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FCC's Pai: We Shouldn't Be in Sports Blackout Business

FCC commissioner Ajit Pai told a Buffalo, N.Y., audience that it is time to repeal the sports blackout rule.

That is the FCC rule that prevents cable and satellite operators from showing a game if it is blacked out on the local TV station due to a lack of stadium ticket sales.

Pai, who joined Buffalo Rep. Brian Higgins (D-N.Y.) for the event at the Anchor Bar (home of Buffalo wings), said that after reviewing all the arguments, "I don’t believe the government should intervene in the marketplace and help sports leagues enforce their blackout policies. Our job is to serve the public interest, not the private interests of team owners."

It may have been at the Anchor Bar, but Pai was preaching to the choir since Buffalo has had nine games blacked out over the past four seasons, or about a quarter of all its home games.

Pai has already voted to eliminate the blackout rule, but that was back in late 2013. He billed his speech as announcing his position on the rule, and called for an up-or-down vote by the end of the year. The vote on the proposal was unanimous, but the NFL and broadcasters have been pushing back hard on lifting the rule.

That includes launching a Web site and sending former Pittsburgh Steelers great Lynn Swann to lobby against lifting the ban.

Just two weeks ago, the NFL and NFL Players Association (the players' union) sent execs to the FCC to try to persuade advisors to FCC chairman Tom Wheeler that the rule was key to keeping the NFL's games on broadcast TV. They warned, as they have before, that getting rid of the rule puts the local broadcast model at risk because it "may cause sports leagues to move sports programming from free over-the-air broadcast TV to pay TV," as the mayor of Indianapolis, Gregory Ballard, said in a letter submitted by the NFL execs to the FCC.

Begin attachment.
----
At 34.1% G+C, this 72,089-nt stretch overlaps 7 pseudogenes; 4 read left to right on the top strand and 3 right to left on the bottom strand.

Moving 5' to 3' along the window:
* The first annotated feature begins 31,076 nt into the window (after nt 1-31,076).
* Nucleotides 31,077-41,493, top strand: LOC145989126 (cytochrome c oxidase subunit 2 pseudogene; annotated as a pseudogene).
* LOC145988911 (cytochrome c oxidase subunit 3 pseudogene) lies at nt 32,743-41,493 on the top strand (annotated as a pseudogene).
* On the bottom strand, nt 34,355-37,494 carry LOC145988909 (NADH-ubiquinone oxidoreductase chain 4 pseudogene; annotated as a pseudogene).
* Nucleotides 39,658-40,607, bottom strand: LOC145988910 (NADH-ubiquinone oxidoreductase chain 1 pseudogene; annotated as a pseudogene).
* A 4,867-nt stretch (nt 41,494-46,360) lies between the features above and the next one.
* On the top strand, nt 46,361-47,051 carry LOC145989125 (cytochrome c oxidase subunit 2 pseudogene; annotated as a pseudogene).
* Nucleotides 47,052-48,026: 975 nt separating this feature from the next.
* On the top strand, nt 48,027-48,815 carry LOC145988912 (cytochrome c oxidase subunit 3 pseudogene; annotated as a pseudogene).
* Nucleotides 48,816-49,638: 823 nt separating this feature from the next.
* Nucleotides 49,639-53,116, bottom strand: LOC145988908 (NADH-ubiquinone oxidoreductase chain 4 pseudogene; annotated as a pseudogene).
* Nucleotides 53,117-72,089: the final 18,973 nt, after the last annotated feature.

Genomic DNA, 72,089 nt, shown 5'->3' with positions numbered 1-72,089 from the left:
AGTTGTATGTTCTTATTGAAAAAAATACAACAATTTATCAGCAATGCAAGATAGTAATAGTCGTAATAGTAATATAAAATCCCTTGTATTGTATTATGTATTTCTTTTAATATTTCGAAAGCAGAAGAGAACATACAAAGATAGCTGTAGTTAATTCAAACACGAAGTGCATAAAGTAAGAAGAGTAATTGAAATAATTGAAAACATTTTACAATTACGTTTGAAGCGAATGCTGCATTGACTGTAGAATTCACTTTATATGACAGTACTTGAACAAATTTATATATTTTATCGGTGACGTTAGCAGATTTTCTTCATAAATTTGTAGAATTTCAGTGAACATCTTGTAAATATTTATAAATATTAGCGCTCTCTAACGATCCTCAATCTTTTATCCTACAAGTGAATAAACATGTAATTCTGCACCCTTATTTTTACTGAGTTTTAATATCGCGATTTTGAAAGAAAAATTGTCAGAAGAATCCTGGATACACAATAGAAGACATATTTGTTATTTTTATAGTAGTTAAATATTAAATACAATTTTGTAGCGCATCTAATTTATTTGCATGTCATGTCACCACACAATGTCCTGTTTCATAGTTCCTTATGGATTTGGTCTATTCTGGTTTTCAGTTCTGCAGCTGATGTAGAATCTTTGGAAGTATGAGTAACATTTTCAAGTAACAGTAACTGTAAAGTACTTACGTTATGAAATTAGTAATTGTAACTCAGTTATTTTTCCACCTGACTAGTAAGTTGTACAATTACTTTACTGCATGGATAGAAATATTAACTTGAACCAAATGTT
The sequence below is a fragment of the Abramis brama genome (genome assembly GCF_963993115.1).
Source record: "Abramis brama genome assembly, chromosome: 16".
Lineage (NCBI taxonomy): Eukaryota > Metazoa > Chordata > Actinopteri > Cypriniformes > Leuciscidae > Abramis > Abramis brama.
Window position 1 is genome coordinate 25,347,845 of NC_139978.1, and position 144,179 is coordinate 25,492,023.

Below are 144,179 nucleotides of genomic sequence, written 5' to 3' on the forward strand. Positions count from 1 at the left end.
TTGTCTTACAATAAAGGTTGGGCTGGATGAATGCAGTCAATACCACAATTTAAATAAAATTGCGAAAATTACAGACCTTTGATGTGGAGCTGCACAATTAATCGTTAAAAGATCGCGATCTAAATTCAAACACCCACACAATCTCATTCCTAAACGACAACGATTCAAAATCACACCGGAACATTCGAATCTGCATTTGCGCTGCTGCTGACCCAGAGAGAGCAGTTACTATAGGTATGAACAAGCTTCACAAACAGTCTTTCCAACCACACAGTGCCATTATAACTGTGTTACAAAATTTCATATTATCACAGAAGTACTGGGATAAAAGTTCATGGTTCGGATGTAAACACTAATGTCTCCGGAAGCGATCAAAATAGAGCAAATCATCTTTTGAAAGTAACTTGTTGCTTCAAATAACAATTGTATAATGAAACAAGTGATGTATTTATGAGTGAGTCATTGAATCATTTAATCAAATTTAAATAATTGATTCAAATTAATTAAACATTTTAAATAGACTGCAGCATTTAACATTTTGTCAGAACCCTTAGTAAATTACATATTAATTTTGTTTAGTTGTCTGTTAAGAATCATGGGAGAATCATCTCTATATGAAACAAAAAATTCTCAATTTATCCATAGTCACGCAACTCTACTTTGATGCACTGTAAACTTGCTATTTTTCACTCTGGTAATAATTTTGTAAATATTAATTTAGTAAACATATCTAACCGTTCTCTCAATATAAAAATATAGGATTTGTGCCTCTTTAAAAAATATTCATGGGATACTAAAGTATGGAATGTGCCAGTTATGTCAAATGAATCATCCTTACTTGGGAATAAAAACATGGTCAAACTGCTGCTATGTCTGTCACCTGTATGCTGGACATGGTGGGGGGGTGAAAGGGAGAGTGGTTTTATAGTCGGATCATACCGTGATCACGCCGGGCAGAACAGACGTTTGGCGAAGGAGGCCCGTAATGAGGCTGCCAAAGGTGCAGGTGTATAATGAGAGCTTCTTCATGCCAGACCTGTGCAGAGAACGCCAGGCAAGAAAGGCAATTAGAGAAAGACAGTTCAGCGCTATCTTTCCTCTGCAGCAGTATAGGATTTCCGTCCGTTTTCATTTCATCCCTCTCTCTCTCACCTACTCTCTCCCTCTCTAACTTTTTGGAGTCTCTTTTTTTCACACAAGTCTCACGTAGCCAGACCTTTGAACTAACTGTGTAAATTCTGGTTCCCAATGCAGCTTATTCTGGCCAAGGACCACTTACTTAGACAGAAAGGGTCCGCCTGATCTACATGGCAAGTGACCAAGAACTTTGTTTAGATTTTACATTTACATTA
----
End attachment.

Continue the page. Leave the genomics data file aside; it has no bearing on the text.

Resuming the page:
Pai said the rule is unnecessary and an example of handing out special favors. "There is no reason [for the FCC] to be in the sports blackout business," he said.

The FCC rule is only a backstop, so the NFL can still impose blackouts contractually, a point Pai conceded. "I realize that eliminating the rule is no silver bullet. Even without the FCC’s blessing, there could still be dark screens any given Sunday," he said. "So I can’t promise Buffalo residents that they’ll be able to watch all Bills games on television if we get rid of the rule. But that’s no excuse for keeping it on the books."